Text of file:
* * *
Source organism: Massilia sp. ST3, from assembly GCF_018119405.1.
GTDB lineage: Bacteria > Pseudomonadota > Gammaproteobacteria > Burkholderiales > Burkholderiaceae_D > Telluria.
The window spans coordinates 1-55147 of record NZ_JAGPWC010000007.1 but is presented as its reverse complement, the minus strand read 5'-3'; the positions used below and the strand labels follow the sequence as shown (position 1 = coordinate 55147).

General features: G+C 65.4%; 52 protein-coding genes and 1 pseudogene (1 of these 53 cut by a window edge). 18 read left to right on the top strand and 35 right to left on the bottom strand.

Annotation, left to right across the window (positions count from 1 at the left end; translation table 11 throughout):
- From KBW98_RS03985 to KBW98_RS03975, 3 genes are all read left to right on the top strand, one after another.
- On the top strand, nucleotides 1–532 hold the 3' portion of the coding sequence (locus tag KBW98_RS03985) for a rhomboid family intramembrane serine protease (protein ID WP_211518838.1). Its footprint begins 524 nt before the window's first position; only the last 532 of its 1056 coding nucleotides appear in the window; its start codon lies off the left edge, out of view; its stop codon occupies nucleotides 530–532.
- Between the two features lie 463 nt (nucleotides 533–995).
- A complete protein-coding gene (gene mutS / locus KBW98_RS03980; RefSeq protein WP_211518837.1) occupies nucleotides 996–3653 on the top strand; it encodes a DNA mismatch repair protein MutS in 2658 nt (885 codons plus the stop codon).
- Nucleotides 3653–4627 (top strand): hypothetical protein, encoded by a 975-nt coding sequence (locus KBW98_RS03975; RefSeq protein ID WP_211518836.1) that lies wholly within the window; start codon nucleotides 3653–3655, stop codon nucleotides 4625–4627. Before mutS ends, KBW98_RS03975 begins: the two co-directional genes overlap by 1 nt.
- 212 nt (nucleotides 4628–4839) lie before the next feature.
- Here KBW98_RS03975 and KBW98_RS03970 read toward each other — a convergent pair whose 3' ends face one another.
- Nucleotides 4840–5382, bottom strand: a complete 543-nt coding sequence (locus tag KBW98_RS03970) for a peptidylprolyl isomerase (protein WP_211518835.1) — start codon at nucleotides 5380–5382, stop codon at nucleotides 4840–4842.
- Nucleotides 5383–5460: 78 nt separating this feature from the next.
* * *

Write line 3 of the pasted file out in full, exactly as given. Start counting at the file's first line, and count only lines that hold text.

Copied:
The window spans coordinates 1-55147 of record NZ_JAGPWC010000007.1 but is presented as its reverse complement, the minus strand read 5'-3'; the positions used below and the strand labels follow the sequence as shown (position 1 = coordinate 55147).